National Consumer Commission: briefing on quarterly financial and non-financial performance

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Trade and Industry

07 August 2012
Chairperson: Ms J Fubbs (ANC)
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Meeting Summary

A state legal advisor briefed the Committee on judgements on the judgements passed on National Consumer Commission (NCC) cases at the National Consumer Tribunal (NCT), and summarised the judgements.   The NCT had been concerned that the NCC had exceeded its mandate, which was a serious allegation. Secondly, the NCT had been concerned with the quality of the NCC’s pleadings and the contemptuous attitude of the Commission’s counsel to opposing counsel, representing companies. A third concern was that the Commissioner had usurped the Minister’s powers by issuing notices in the Government Gazette. In one case, the Tribunal had found that a publication by the Commissioner, and not the Minister, had no legal standing. Fourthly, there was concern that the Commission was impugning the dignity of other state institutions and undermining the Tribunal.

A researcher attached to the Standing Committee on Public Accounts gave input on a research report based on the Auditor General’s (AG) internal audit report and two dashboard reports, for the quarters ending 31 January 2011 and 31 March 2012. The main findings revolved around supply chain management, asset management and employee payroll costs. 
Members said they were concerned that the Auditor General might give the Commission a qualified audit report, and asked who had commissioned the report, for what purpose and when it had been commissioned.  The Commissioner of the NCC said the Auditor General had given the Commission a clean bill of health which had met performance requirements, and that it had received an unqualified financial audit.

The key issues for the NCC were to raise awareness of the NCC and consumer rights, the handling of complaints and the manner in which matters were resolved. The NCC had set a target of reaching 10 million consumers and had in fact reached 22 million. It had done 15 educational workshops but had not reached all the provinces due to financial constraints. The NCC wanted to set up a Standing Advisory Committee for business in the light of recent concerns that the NCC was not giving enough of a hearing to business.  Despite a meagre staff, it had processed close to 74 000 calls to the NCC and received 16 831 complaints. A total of 374 compliance notices had been issued and there had been 2 900 consent agreements issued.  
The Commission had demonstrated that it had dealt with a wide range of complaints. The investigative unit had investigated the medical and pharmaceutical, information and computer technology, and the retail and manufacturing sectors.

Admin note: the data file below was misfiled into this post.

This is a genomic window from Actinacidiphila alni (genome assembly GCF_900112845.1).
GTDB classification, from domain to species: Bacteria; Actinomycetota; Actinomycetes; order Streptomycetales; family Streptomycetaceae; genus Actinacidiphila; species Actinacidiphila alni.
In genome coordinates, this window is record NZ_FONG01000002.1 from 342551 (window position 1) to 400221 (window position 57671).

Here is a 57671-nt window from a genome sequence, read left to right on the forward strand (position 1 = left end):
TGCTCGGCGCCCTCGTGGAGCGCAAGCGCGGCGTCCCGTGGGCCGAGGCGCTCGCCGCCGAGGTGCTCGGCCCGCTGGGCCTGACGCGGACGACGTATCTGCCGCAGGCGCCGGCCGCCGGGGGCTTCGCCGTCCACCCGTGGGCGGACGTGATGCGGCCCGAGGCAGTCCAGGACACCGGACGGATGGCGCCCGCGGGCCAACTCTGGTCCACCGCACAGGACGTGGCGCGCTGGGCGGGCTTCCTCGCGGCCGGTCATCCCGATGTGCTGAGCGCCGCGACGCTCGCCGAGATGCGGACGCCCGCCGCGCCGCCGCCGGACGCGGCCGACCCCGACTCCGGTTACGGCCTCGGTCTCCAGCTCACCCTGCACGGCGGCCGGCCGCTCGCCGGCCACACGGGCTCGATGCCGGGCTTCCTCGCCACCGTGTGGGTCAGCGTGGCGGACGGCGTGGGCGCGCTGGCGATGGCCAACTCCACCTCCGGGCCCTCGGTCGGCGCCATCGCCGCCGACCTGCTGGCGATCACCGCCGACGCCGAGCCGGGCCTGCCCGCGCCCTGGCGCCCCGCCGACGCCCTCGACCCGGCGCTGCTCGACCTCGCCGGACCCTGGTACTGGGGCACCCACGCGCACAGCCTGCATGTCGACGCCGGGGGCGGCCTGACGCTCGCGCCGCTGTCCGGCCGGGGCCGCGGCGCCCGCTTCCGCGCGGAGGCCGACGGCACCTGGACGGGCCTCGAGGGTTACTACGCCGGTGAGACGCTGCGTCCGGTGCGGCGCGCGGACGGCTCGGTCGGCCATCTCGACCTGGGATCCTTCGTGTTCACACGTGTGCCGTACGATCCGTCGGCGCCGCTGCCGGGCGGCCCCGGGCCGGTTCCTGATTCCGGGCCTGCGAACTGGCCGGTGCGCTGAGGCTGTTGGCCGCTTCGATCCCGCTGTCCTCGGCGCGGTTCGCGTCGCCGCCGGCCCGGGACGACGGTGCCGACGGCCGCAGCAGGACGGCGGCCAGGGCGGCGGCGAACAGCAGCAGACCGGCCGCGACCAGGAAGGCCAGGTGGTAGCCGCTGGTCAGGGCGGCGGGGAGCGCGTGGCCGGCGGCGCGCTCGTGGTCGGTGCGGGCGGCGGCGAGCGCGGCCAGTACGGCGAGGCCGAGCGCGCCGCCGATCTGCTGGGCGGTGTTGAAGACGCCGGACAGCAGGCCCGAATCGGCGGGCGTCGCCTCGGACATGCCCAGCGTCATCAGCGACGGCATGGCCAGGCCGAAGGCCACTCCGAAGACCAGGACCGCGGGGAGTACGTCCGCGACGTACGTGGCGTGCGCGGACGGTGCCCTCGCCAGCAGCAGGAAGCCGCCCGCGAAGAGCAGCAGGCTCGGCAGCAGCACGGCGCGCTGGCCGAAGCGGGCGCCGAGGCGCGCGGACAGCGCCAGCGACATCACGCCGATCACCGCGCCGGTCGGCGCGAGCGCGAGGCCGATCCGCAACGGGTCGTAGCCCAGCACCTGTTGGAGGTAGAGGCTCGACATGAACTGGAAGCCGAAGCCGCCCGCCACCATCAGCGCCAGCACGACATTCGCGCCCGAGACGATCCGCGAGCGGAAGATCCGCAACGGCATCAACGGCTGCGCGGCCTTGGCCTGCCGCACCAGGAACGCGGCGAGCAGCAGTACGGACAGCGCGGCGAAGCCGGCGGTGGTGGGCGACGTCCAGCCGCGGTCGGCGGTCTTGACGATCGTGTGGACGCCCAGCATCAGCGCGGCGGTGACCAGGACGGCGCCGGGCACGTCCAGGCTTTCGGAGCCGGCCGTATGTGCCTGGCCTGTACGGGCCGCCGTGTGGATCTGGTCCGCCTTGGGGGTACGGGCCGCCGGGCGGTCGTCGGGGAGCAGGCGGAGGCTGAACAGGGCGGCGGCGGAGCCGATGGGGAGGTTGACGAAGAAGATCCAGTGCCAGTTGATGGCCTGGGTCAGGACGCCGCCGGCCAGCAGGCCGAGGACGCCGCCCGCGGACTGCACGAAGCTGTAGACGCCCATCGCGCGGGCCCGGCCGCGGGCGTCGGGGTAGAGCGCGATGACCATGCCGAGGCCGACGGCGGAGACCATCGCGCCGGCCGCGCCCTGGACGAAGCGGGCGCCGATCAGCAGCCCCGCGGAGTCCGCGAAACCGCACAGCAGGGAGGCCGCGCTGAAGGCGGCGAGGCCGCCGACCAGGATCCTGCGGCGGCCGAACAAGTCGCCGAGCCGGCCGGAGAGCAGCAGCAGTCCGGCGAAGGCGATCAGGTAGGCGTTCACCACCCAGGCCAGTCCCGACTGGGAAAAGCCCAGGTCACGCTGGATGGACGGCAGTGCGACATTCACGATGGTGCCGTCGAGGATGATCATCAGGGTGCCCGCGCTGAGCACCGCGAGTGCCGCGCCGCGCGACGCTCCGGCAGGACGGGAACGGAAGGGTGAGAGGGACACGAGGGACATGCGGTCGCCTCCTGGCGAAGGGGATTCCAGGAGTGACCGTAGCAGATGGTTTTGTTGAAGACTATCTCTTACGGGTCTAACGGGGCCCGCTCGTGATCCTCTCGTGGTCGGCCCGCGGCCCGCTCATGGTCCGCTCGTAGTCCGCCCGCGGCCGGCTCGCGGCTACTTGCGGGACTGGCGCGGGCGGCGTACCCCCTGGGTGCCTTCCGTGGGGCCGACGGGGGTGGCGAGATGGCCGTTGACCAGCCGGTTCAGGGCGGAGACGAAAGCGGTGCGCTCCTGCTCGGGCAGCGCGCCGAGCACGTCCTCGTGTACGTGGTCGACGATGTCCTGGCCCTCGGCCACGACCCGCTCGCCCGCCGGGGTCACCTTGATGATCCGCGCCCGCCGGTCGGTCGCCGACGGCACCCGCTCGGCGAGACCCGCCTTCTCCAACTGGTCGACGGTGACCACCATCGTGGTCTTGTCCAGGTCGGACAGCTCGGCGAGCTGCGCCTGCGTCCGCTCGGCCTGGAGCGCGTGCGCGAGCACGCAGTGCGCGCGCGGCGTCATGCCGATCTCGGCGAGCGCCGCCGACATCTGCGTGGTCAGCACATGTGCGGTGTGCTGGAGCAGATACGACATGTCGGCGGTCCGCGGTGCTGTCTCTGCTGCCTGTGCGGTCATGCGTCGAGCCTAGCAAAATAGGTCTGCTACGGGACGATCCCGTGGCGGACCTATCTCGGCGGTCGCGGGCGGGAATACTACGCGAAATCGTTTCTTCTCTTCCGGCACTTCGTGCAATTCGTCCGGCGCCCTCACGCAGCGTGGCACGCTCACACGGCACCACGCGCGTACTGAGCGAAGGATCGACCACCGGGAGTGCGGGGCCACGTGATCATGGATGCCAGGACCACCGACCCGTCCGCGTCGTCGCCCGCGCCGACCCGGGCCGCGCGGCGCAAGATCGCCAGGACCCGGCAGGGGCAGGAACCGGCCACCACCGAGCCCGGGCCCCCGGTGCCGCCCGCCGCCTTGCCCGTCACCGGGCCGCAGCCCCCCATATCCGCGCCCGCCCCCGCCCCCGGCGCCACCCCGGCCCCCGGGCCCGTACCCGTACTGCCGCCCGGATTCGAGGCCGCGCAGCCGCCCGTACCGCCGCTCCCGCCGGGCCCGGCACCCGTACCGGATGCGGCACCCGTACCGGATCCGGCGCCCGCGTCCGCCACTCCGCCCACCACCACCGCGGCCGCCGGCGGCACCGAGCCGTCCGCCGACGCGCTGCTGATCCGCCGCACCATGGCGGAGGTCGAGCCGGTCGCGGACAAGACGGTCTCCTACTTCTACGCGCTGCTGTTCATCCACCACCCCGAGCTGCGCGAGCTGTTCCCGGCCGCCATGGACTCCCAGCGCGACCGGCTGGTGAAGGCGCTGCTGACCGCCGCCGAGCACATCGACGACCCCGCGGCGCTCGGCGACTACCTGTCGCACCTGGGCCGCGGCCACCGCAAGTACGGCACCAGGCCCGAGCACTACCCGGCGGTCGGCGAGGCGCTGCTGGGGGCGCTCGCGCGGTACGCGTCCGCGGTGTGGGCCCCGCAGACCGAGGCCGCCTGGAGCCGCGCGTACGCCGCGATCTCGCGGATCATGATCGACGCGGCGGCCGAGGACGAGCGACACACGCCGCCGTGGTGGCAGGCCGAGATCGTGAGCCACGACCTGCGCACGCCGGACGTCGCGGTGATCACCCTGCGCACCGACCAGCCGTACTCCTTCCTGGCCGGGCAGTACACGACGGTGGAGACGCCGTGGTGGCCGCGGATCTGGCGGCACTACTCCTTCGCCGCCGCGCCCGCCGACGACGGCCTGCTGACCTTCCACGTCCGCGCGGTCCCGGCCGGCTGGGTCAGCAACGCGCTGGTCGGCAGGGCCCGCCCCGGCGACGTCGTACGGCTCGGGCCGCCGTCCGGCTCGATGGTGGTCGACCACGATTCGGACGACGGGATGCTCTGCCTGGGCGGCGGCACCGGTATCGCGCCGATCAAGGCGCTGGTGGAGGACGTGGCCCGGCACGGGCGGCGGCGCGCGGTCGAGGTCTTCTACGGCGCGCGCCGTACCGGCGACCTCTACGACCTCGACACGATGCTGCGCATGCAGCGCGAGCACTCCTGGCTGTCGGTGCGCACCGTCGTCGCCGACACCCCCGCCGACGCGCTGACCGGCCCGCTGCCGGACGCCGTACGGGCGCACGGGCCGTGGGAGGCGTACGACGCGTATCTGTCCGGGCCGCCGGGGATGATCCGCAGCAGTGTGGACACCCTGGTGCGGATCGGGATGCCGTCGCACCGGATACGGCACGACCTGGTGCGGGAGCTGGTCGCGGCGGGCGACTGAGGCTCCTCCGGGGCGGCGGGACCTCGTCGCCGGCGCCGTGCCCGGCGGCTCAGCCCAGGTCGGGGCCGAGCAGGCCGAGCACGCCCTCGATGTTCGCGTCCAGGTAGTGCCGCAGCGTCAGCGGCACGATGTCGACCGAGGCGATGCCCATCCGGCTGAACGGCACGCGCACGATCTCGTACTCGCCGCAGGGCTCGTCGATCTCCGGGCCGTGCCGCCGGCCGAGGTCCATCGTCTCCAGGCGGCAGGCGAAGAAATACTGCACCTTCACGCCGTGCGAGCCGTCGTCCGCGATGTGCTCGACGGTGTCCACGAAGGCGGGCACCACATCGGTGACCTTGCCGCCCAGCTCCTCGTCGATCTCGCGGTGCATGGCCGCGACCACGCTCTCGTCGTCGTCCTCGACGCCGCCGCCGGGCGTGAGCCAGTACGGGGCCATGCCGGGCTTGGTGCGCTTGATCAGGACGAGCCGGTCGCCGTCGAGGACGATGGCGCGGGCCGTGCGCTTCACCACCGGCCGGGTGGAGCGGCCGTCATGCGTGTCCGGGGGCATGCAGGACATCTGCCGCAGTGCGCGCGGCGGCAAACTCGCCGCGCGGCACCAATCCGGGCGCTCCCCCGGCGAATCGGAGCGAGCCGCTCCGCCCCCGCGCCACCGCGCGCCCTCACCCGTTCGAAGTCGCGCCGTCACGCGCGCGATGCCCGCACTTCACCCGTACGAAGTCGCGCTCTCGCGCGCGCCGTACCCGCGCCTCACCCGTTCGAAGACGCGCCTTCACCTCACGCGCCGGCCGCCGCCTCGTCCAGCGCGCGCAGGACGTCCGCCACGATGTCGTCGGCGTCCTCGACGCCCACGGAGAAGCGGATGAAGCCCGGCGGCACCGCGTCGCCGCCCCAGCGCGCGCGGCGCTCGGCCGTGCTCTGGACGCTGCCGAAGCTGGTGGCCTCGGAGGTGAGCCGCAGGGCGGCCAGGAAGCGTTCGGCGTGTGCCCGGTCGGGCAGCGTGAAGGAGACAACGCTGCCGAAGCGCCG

The Head of Legal Affairs at the NCC said that the NCC complaints notices to the City of Johannesburg had been set aside, but a change in attitude had been noticed. The cases involving the mobile industry had all been referred to the NCT and defended. Some judgements were still outstanding. The South African National Roads Agency Limited (SANRAL) case was before the Constitutional Court. The NCC had worked with SANRAL to develop its terms and conditions in accordance with the Consumer Protection Act. The Commission had stopped outsourcing its legal work and had been doing it internally.

A challenge for the NCC was that it appeared as if there were contradictions between it and the NCT, which believed that the Commission did not have the power to issue compliance notices. This would hamper enforcement and without that power the Commission might as well shut down. The NCC needed certainty on the interpretation of the Consumer Protection Act. The NCT also did not believe the Commission had the power to file an interim relief order on behalf of the consumer. 

Members responded that the NCT did not say that the Commission did not have the power to issue compliance notices, but rather that it was not following the correct procedures. They raised concerns about the reported attitude of the NCC towards other government agencies, and asked why the NCC’s racial profile did not include whites. Other issues raised were what remedial acts the Commission intended implementing to prevent procedural trip-ups, and whether the NCC found the press to be biased against it. Members said the NCC needed to develop a working relationship with the NCT, and recommended that the Commission and the Tribunal be recalled to a meeting where both bodies were present.

Meeting report

 

National Consumer Commission briefing
Advocate Charmaine van der Merwe, State Legal Advisor, briefed the Committee on the judgements passed on National Consumer Commission (NCC) cases at the National Consumer Tribunal (NCT), and summarised the judgements. Of the 58 orders which had been made, 30 dealt with consumer protection. Five of the 58 had been taken on review and one had been overturned on a point of law.

She took cognisance of a Tribunal report which initially had been confidential, but because the Commission had attached it as a document in a court case, it had become a matter of the public record.  In this report, the NCT had been concerned that the NCC had exceeded its mandate, which was a serious allegation. Secondly, the NCT had been concerned with the quality of the NCC’s pleadings and the contemptuous attitude of the Commission’s counsel to opposing counsel, representing companies. Thirdly, the NCT was concerned that the Commissioner had usurped the Minister’s powers by issuing notices in the Government Gazette. In one case, the Tribunal had found that a publication by the Commissioner, and not the Minister, had no legal standing. Fourthly, there was concern that the Commission was impugning the dignity of other state institutions and undermining the Tribunal.